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|Newsletter Name:||June 2015||Publish By:||Johanette Rheeder||Publish Date:||15 June 2015|
Subsequent to the Labour Relations Amendment Act 6 of 2014 coming into operation on 1 January 2015, the CCMA amended its rules to comply with the legislative amendments and numerous court cases commenting and ruling on the current rules. As things go, rules are made to regulate the conduct of the CCMA and the parties appearing before it, and practice and experience eventually require change. These rule changes are also a product of the tri-partheid process followed in NEDLAC and is seen as an “agreement” between the negotiating parties, Labour, Government and Business. Hence, the publication of the Amended Rules for the Conduct of Proceedings before the CCMA in GG 38572 of 17 March 2015. The amended rules became operational on 1 April 2015. Therefore, all cases registered with the CCMA before 1 April 2015, will still be assessed under the old rules and all cases registered subsequent to 1 April will have to comply with the amended rules. Some of the rule amendments need mentioning and all employers and practitioners who appear before or have cases in the CCMA, need to take cognisance of these changes.
The CCMA now allows, when coming to service of documents, service via email. In terms of rule 2, documents may be faxed and emailed at any time to the CCMA. Sub rule 2(3) implies that service may take place after hours as well, however, filing will be (in terms of sub rule 2) between 8:30 to 16:30, therefor, if service takes place after hours, the CCMA will accept service, but it will be deemed to be service on the next day. If service is done via email, then a copy of the email must be attached which indicated successful dispatch of the email and any attachments concerned. The CCMA may also now (rule 5A) provide notice of the conciliation or arbitration hearing, in addition to email or fax, by means of SMS. In term of rule 18, the CCMA will accept service of referral documents and will allocate a case number, but will not process the claim until such time as the applicant has complied with sub rule 18(2). In terms of this sub rule, referrals must be signed, have attached to it proof of service on the other parties and be accompanied by an application for condonation, if it was filed late.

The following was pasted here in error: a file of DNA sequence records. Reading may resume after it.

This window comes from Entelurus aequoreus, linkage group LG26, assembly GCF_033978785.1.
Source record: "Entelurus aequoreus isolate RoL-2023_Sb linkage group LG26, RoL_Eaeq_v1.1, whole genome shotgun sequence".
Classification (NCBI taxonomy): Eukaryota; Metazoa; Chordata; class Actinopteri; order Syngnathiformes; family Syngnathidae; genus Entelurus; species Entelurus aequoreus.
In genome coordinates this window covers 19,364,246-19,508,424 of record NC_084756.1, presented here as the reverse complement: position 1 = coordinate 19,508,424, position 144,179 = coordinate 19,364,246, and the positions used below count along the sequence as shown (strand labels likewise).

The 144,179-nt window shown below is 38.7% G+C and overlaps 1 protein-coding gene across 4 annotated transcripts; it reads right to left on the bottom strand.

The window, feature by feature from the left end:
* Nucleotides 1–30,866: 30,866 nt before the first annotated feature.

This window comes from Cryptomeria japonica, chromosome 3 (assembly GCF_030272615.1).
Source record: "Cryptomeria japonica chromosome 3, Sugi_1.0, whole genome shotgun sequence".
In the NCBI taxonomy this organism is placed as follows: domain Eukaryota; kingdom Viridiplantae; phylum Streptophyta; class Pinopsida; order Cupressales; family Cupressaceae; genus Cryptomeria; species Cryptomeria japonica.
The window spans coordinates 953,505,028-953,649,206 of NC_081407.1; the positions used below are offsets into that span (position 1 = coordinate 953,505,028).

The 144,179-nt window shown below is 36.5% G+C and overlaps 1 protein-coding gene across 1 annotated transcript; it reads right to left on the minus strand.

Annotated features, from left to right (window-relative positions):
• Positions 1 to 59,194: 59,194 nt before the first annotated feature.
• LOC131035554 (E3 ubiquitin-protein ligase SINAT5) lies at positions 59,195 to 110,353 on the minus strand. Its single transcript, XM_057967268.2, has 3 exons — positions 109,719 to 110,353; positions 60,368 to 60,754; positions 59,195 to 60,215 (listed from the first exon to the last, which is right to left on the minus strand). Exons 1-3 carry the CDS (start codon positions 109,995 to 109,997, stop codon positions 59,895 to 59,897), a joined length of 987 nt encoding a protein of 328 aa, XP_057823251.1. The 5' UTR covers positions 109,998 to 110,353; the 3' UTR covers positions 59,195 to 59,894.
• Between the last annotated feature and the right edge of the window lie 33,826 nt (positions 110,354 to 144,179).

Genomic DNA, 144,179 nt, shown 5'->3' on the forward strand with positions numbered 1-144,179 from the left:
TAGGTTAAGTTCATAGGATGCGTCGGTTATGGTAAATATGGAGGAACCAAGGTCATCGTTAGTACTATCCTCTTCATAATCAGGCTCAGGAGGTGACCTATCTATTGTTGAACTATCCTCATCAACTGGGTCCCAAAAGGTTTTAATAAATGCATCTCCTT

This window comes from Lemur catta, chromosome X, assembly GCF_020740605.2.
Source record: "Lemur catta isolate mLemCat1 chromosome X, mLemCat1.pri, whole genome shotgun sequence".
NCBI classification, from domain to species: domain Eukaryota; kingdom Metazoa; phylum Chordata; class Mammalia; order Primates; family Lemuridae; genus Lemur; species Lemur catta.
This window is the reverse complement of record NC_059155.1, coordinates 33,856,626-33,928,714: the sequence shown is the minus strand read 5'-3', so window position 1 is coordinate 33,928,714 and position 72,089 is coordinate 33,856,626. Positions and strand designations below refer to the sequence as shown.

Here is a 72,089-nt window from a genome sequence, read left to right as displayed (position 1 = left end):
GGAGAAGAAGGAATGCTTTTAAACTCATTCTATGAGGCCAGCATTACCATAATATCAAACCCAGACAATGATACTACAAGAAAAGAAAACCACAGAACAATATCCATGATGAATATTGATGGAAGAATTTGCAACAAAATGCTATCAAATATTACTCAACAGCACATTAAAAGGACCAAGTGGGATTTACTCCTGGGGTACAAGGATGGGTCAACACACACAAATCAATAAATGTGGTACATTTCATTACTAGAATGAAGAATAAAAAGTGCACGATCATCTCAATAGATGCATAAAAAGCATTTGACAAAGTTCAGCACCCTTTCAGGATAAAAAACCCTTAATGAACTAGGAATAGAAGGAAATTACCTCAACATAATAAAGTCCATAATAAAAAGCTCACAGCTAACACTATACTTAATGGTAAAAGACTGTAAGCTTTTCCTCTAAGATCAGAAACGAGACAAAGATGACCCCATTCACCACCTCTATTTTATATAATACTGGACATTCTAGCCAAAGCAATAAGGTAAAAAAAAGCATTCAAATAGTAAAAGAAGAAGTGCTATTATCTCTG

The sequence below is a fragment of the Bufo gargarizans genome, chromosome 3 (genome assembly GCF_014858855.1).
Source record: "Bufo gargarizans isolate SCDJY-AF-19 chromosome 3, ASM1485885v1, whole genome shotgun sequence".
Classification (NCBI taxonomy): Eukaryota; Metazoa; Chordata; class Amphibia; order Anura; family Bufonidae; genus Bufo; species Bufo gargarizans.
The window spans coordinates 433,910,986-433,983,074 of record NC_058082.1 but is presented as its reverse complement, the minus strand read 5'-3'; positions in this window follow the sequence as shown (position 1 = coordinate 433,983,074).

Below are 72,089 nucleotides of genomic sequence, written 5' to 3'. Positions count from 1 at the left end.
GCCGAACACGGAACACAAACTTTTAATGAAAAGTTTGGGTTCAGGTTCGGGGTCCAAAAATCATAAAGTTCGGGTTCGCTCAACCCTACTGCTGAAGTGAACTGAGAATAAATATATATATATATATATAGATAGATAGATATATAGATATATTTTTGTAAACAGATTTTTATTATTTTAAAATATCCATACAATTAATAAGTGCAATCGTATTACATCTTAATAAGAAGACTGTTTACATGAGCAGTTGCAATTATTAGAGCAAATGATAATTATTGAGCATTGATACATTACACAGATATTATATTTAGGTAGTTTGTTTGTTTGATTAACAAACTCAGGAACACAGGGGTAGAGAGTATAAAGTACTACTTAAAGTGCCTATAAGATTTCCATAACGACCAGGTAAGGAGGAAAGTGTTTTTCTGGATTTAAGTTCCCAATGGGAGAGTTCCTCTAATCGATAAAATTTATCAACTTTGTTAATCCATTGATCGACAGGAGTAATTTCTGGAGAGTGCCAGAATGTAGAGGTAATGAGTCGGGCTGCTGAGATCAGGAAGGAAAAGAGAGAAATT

Rule 7 regulates filing of documents with the CCMA. Documents can now be filed with any regional office of the CCMA or any Department of Labour Office, at the addresses listed in Schedule 1 to the amended rules, which can take place by handing it in, sending it per registered post, or faxing or emailing it. Original documents must only be filed on request from the CCMA or a commissioner.
The CCMA may give shorter notice of conciliations (rule 11) if agreed to or if reasonable circumstances require it. If the party who referred the case fails to appear, the CCMA may continue with the proceedings, adjourn to another date within the 30 days period, or conclude the proceedings by issuing a certificate that the matter remains unresolved. The Commissioner may not dismiss the case. Jurisdictional issues are also now regulated post the various cases which dealt with the issue of points in limine raised during conciliation. In terms of rule 14, if it appears during conciliation that a jurisdictional issue is raised, then the Commissioner must require the referring party to show that the CCMA has jurisdiction to conciliation the case, provided that all jurisdictional issues requiring evidence, may be deferred to arbitration. This means that parties may raise jurisdictional issues during conciliation, but the Commissioner may defer it to arbitration. Parties need to ensure that if a jurisdictional issue is not resolved at conciliation, they raise it again at arbitration.